Researchers have successfully turned carbon dioxide into solid rock by injecting it into ancient lava flows
For the first time, scientists have injected carbon dioxide into ancient lava flows and watched it solidify, demonstrating that capturing carbon dioxide from the atmosphere or a power plant smokestack and safely storing it underground may be a realistic way to help reduce greenhouse gas emissions to tackle climate change, according to research published Friday.
Scientists working at the Wallula Basalt Pilot Project in Washington State turned liquefied carbon dioxide into solid rock by injecting the gas into basalt formations. Over a span of about two years, the carbon dioxide solidified into a mineral called ankerite, according to the study conducted by Pacific Northwest National Laboratory researchers. The research was published in the journal Environmental Science and Technology.
“This study further supports the idea that one of the major rock types on the planet—basalts—can be used to store carbon dioxide permanently and safely,” said study lead author Pete McGrail, a carbon dioxide and climate change researcher at PNNL.
Carbon capture and storage may be critical to helping prevent global warming from exceeding 2°C (3.6°F), either by capturing emissions from their source or by directly removing carbon dioxide from the atmosphere, according to the Intergovernmental Panel on Climate Change.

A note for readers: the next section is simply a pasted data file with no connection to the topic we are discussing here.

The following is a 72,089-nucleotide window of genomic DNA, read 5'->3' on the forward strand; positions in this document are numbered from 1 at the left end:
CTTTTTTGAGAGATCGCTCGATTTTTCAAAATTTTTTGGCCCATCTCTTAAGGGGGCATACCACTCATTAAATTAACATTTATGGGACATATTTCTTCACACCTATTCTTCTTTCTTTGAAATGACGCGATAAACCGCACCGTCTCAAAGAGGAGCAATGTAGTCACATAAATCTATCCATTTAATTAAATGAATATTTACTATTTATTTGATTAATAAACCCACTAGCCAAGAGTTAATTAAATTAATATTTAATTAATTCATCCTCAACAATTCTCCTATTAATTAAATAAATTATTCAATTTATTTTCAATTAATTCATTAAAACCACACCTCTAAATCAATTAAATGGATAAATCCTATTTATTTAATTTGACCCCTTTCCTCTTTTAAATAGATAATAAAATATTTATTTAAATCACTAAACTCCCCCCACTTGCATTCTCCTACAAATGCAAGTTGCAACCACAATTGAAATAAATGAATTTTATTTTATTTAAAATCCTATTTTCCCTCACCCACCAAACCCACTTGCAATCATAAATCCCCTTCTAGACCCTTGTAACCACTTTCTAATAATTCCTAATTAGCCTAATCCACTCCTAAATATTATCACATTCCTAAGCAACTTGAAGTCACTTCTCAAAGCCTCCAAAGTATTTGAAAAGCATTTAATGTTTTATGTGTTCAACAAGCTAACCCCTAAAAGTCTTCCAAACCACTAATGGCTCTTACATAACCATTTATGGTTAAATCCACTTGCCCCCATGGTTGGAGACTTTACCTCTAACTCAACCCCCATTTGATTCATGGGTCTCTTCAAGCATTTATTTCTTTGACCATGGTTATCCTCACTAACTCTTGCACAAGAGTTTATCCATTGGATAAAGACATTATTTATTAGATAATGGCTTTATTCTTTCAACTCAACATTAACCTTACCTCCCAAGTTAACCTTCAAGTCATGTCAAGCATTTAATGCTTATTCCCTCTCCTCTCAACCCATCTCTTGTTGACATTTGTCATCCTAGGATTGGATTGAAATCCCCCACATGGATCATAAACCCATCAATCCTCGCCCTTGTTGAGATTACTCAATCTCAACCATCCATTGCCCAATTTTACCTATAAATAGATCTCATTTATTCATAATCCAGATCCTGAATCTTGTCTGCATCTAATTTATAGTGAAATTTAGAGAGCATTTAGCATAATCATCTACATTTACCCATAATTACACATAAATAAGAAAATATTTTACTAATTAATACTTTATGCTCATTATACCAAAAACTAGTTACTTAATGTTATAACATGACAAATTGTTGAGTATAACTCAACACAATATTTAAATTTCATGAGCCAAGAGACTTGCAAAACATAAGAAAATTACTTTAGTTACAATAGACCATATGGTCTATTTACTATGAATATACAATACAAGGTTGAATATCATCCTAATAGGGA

But scientists worry that storing captured carbon underground as a liquid or a gas may not be safe because stored carbon dioxide could explosively leak into the atmosphere through fissures in the earth or be exposed to terrorism risk, creating a climate catastrophe.
To solve that problem, researchers have been studying ways to store carbon dioxide underground as a solid, especially in basalt formations.
Basalt is a volcanic rock that makes up roughly 70 percent of the earth’s surface. When it is exposed to carbon dioxide and water, a chemical reaction occurs, converting the gas to a chalk-like solid material. Scientists previously thought the chemical reaction would take thousands of years to occur, but new research shows it can happen within a few years.
“Basalt storage is unique in the geologic sequestration of carbon dioxide because the principal trapping mechanism is a chemical reaction that locks the carbon dioxide away as a carbonate mineral that can never leak or return to the atmosphere,” McGrail said.
Earlier this year, researchers at the CarbFix project in Iceland were able to pump a geothermal power plant’s carbon dioxide-rich volcanic gases into deep underground but recently formed basalt formations and chemically solidify them in about two years.
The Latest on: Carbon dioxide sequestration
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The Latest on: Carbon dioxide sequestration
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